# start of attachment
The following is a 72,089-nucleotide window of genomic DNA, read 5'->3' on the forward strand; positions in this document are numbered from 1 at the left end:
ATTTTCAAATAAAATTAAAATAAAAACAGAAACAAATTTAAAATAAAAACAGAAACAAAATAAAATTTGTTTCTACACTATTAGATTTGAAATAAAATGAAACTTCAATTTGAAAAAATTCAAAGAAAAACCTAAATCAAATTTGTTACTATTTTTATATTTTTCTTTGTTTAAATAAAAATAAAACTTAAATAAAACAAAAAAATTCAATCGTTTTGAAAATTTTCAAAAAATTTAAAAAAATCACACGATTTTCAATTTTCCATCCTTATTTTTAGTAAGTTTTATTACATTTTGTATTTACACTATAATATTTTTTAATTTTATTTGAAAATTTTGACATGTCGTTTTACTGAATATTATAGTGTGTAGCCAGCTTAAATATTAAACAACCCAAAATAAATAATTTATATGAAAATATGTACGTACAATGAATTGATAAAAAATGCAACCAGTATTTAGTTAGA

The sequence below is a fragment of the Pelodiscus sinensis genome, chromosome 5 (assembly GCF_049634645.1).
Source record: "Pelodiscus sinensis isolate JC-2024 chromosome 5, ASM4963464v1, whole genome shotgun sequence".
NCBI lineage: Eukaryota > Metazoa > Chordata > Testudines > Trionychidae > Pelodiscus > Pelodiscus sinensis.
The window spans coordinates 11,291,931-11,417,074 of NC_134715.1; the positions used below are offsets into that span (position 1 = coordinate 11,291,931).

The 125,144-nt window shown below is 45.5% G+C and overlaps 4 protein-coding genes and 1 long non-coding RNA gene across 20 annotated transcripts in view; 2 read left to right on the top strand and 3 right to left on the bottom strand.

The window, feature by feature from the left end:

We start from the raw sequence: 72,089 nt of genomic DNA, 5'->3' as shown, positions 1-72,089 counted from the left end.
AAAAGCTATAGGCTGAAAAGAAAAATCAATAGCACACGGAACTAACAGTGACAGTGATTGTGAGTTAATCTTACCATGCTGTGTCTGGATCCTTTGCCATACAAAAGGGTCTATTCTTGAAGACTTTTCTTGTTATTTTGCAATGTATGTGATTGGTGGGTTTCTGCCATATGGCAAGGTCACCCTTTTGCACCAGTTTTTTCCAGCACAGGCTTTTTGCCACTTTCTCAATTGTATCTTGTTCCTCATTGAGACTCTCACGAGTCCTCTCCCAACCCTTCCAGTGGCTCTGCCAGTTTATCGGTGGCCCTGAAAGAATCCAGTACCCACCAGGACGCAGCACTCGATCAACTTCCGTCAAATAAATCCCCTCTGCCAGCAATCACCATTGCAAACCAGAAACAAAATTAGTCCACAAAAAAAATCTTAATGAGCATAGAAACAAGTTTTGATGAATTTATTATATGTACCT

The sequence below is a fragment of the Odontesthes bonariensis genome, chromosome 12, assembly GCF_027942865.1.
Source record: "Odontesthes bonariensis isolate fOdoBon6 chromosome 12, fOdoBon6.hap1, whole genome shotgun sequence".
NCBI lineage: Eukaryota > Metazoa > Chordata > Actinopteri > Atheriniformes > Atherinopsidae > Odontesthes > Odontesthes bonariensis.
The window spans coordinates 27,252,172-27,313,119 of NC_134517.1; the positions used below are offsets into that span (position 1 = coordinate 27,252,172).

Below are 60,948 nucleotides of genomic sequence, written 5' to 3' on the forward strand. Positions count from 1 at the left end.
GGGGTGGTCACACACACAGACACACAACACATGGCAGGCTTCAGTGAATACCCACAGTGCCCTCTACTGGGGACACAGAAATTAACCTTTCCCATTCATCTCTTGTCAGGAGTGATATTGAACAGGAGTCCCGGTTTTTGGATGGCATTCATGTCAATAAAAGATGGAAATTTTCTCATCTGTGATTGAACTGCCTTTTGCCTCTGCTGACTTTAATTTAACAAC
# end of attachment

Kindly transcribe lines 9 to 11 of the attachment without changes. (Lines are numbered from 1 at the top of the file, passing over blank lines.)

We start from the raw sequence: 72,089 nt of genomic DNA, 5'->3' as shown, positions 1-72,089 counted from the left end.
AAAAGCTATAGGCTGAAAAGAAAAATCAATAGCACACGGAACTAACAGTGACAGTGATTGTGAGTTAATCTTACCATGCTGTGTCTGGATCCTTTGCCATACAAAAGGGTCTATTCTTGAAGACTTTTCTTGTTATTTTGCAATGTATGTGATTGGTGGGTTTCTGCCATATGGCAAGGTCACCCTTTTGCACCAGTTTTTTCCAGCACAGGCTTTTTGCCACTTTCTCAATTGTATCTTGTTCCTCATTGAGACTCTCACGAGTCCTCTCCCAACCCTTCCAGTGGCTCTGCCAGTTTATCGGTGGCCCTGAAAGAATCCAGTACCCACCAGGACGCAGCACTCGATCAACTTCCGTCAAATAAATCCCCTCTGCCAGCAATCACCATTGCAAACCAGAAACAAAATTAGTCCACAAAAAAAATCTTAATGAGCATAGAAACAAGTTTTGATGAATTTATTATATGTACCT

The sequence below is a fragment of the Odontesthes bonariensis genome, chromosome 12, assembly GCF_027942865.1.